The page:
Our trip to Camp Merritt, N. J., was uneventful, and we enjoyed it very much. We had expected at least two weeks preparation before embarking, but upon arrival at Merritt, found that we were to embark almost immediately. Arlo and I were assigned the task of making out naturalization papers for five or six boys in our battalion who had to become citizens of the U. S. A. before they could be permitted to go overseas. This occupied our time for the two days we were in camp, and we had a lot of fun in doing it.
Finally everything was ready, and one morning about 1:30 a.m. we were quietly assembled and started to hike over the Hudson River, about five miles away. We carried full packs, and not being used to them the trip proved a tough one on all of us, and when we finally arrived at the Hudson River (where we boarded a ferry boat direct to our ship at Hoboken Docks) several of the boys were about "all in." by daylight we were going up the gang plank of the Princess Matoika, the transport that was to take us to France. A few hours later we were out to sea.
As soon as we got settled on the boat, Arlo complained to me of having very bad abdominal pains, and expressed the fear of carrying his pack over to the river had caused a reoccurrence of an old trouble. He reported to the Sick Bay on the ship at once, and the Medical Officer put several mustard plasters on his abdomen, but I do not believe that did much good.
Conditions on the ship were terrible. The meals were very poor, and only two a day. Sleeping conditions were inadequate and very crowded. Arlo and I occupied adjoining bunks on the entire trip, and spent almost the entire day together. Time dragged very heavy on our hands, and we felt quite lonesome, and we both thought and talked a great deal of the "girl we had left behind."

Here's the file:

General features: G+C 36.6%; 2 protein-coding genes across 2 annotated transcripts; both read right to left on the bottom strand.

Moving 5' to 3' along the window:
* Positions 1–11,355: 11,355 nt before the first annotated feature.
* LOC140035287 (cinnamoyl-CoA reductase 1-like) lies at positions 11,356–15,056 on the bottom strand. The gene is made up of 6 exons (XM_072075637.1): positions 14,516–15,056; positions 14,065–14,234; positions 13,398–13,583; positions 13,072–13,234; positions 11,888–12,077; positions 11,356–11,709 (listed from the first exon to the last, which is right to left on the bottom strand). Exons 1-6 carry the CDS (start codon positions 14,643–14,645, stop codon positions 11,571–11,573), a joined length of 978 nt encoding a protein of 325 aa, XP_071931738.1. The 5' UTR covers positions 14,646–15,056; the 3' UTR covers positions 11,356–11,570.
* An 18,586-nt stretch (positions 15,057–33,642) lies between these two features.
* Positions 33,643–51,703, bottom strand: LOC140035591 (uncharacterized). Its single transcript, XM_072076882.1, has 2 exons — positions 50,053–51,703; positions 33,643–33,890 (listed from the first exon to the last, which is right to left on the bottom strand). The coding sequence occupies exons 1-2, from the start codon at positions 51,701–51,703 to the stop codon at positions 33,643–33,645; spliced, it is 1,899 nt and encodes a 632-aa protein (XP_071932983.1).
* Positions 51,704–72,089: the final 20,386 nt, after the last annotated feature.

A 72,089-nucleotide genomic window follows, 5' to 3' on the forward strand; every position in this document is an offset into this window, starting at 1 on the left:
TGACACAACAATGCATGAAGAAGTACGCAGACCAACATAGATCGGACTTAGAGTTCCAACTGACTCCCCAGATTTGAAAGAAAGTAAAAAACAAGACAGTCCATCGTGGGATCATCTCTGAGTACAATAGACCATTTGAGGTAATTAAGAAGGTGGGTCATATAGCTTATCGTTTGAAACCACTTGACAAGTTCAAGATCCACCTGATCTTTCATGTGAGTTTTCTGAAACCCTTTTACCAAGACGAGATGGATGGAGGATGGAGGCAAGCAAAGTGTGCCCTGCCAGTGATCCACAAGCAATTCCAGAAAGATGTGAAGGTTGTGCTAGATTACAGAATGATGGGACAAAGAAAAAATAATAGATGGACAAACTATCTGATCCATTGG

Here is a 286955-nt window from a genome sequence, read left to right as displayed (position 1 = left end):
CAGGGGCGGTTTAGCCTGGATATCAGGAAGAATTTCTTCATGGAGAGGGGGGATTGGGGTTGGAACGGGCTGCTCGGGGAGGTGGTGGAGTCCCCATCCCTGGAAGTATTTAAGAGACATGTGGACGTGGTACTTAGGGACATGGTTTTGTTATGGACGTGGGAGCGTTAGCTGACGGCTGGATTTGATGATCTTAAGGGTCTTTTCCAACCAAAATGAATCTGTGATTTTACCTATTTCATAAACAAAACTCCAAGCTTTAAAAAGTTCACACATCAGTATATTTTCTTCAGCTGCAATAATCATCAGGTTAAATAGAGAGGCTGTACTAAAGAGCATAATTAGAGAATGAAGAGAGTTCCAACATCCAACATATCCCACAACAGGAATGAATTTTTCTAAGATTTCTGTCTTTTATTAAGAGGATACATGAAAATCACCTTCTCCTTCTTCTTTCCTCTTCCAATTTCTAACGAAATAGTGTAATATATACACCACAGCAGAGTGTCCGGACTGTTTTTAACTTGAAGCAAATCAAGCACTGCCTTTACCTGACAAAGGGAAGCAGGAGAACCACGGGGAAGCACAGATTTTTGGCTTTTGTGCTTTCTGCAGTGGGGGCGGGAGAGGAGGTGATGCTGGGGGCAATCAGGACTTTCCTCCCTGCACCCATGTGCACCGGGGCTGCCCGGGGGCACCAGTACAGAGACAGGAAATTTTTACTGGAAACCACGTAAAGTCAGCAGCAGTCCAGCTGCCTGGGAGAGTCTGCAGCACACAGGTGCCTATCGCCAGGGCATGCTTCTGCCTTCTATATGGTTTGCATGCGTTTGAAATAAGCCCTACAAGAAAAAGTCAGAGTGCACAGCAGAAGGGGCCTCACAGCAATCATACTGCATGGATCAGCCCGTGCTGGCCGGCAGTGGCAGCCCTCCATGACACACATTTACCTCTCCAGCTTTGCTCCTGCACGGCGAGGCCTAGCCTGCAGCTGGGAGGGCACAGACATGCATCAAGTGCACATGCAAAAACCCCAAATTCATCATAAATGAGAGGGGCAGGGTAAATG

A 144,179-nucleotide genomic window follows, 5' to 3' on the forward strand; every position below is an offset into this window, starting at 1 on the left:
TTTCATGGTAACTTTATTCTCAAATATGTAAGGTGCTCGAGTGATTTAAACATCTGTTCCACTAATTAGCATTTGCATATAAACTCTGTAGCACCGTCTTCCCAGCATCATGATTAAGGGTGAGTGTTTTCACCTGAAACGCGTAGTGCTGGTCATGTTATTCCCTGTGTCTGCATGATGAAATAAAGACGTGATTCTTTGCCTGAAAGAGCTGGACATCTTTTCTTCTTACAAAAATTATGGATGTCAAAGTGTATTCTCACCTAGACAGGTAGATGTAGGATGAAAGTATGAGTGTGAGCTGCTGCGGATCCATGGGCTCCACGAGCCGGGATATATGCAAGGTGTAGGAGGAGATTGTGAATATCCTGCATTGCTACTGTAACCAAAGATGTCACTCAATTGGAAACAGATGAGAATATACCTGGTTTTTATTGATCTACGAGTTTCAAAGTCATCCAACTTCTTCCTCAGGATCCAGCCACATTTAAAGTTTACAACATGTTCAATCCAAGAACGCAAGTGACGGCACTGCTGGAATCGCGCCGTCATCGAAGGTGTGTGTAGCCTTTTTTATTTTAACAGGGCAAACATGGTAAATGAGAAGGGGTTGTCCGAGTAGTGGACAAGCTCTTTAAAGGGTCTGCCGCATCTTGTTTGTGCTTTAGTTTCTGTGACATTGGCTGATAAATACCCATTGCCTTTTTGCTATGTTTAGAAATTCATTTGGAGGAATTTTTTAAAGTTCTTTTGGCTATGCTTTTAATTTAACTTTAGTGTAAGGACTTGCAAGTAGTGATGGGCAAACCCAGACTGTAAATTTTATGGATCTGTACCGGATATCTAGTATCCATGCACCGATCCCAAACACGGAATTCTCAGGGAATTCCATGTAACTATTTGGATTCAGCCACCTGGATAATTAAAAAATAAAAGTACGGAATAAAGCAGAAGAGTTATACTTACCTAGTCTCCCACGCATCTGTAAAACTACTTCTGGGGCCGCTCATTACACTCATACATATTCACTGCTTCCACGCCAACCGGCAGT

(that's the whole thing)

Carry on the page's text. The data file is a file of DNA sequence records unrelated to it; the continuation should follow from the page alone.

When we had been at sea ten days an epidemic of measles, spinalmengitis and pneumonia broke out on the ship and almost half of the soldiers on board were sick. A great many of them died, and for the balance of the trip (6 days) we had burials at sea every day. Arlo and I were both half sick and very despondent, and one day made an agreement that if anything happened to one of us, that the other would send the word back home. In addition to having what I now know was influenza, but what the doctors thought was something else, Arlo still had those terrible pains.
On the seventeenth day, we came in sight of St. Nazaire, France, and we all began to feel jubilant again. Arlo felt better than he had felt on the whole trip and though he would be all right when he got on land again. However there was delay getting in the harbor, and we did not really start to unload until about 2 a.m. Many of the boys (probably a thousand) were in no physical condition to march and carry their packs, so word was passed around that only those who felt able to carry their packs need to try it, and that ambulances would be provided for the balance. In the meantime, Arlo had felt quite sick, and I prevailed upon him not to try to make the hike, but to go up to the Camp in an ambulance, and he finally consented.
So about 2 a.m. on Oct. 17th, I bade Arlo farewell, and went off the ship and started to march for our new camp with the battalion. Arlo's condition must have become much worse, for the ambulance took him direct to Base Hospital No. 101, during the morning, instead of direct to our camp as we had both expected. All day I expected him to arrive, but when he did not show up, I made inquiry and found that he had gone to one of the many hospitals, nobody could tell me at the time, which one, and we being in strict quarantine, prevented me from going to each Hospital to make a search. I knew however, that the hospitals were all the best that could be provided, and felt he was well being taken care of. We boys at the camp were having new troubles and hardships, it rained ever since we landed, and we were sleeping on the ground in very poor pup tents, something entirely new to us.